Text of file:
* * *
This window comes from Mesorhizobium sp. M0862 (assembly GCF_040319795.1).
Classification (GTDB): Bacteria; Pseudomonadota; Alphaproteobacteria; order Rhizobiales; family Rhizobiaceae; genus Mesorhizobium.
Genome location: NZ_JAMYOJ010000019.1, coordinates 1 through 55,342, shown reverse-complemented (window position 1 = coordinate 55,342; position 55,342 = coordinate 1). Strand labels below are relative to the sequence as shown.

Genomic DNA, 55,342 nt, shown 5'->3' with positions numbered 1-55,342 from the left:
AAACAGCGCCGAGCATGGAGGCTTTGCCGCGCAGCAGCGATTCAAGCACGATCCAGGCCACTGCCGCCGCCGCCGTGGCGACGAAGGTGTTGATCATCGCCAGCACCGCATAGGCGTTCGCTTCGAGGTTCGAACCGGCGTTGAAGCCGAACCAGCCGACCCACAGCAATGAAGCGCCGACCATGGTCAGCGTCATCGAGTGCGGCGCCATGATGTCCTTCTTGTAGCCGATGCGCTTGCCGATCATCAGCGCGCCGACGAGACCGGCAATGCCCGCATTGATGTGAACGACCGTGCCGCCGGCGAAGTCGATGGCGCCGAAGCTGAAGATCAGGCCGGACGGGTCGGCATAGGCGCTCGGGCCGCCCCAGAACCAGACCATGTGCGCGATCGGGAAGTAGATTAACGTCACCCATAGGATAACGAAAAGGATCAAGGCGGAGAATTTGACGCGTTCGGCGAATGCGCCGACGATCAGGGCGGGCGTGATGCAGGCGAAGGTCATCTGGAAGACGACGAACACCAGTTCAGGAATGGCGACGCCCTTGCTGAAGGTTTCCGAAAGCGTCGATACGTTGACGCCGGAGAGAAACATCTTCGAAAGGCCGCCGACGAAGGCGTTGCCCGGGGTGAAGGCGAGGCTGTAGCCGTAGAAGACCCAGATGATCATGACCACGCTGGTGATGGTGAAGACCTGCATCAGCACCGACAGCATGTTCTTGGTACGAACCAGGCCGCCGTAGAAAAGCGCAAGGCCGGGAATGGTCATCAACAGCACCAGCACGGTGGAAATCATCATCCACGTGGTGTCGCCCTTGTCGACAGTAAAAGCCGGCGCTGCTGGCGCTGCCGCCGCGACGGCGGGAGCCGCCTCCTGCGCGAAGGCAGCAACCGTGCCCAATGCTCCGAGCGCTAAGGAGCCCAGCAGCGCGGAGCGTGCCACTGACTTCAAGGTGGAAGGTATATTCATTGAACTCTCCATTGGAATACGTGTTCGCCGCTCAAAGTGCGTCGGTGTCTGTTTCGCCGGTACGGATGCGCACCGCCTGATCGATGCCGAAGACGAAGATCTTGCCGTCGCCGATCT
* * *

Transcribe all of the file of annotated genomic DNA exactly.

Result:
This window comes from Mesorhizobium sp. M0862 (assembly GCF_040319795.1).
Classification (GTDB): Bacteria; Pseudomonadota; Alphaproteobacteria; order Rhizobiales; family Rhizobiaceae; genus Mesorhizobium.
Genome location: NZ_JAMYOJ010000019.1, coordinates 1 through 55,342, shown reverse-complemented (window position 1 = coordinate 55,342; position 55,342 = coordinate 1). Strand labels below are relative to the sequence as shown.

Genomic DNA, 55,342 nt, shown 5'->3' with positions numbered 1-55,342 from the left:
AAACAGCGCCGAGCATGGAGGCTTTGCCGCGCAGCAGCGATTCAAGCACGATCCAGGCCACTGCCGCCGCCGCCGTGGCGACGAAGGTGTTGATCATCGCCAGCACCGCATAGGCGTTCGCTTCGAGGTTCGAACCGGCGTTGAAGCCGAACCAGCCGACCCACAGCAATGAAGCGCCGACCATGGTCAGCGTCATCGAGTGCGGCGCCATGATGTCCTTCTTGTAGCCGATGCGCTTGCCGATCATCAGCGCGCCGACGAGACCGGCAATGCCCGCATTGATGTGAACGACCGTGCCGCCGGCGAAGTCGATGGCGCCGAAGCTGAAGATCAGGCCGGACGGGTCGGCATAGGCGCTCGGGCCGCCCCAGAACCAGACCATGTGCGCGATCGGGAAGTAGATTAACGTCACCCATAGGATAACGAAAAGGATCAAGGCGGAGAATTTGACGCGTTCGGCGAATGCGCCGACGATCAGGGCGGGCGTGATGCAGGCGAAGGTCATCTGGAAGACGACGAACACCAGTTCAGGAATGGCGACGCCCTTGCTGAAGGTTTCCGAAAGCGTCGATACGTTGACGCCGGAGAGAAACATCTTCGAAAGGCCGCCGACGAAGGCGTTGCCCGGGGTGAAGGCGAGGCTGTAGCCGTAGAAGACCCAGATGATCATGACCACGCTGGTGATGGTGAAGACCTGCATCAGCACCGACAGCATGTTCTTGGTACGAACCAGGCCGCCGTAGAAAAGCGCAAGGCCGGGAATGGTCATCAACAGCACCAGCACGGTGGAAATCATCATCCACGTGGTGTCGCCCTTGTCGACAGTAAAAGCCGGCGCTGCTGGCGCTGCCGCCGCGACGGCGGGAGCCGCCTCCTGCGCGAAGGCAGCAACCGTGCCCAATGCTCCGAGCGCTAAGGAGCCCAGCAGCGCGGAGCGTGCCACTGACTTCAAGGTGGAAGGTATATTCATTGAACTCTCCATTGGAATACGTGTTCGCCGCTCAAAGTGCGTCGGTGTCTGTTTCGCCGGTACGGATGCGCACCGCCTGATCGATGCCGAAGACGAAGATCTTGCCGTCGCCGATCT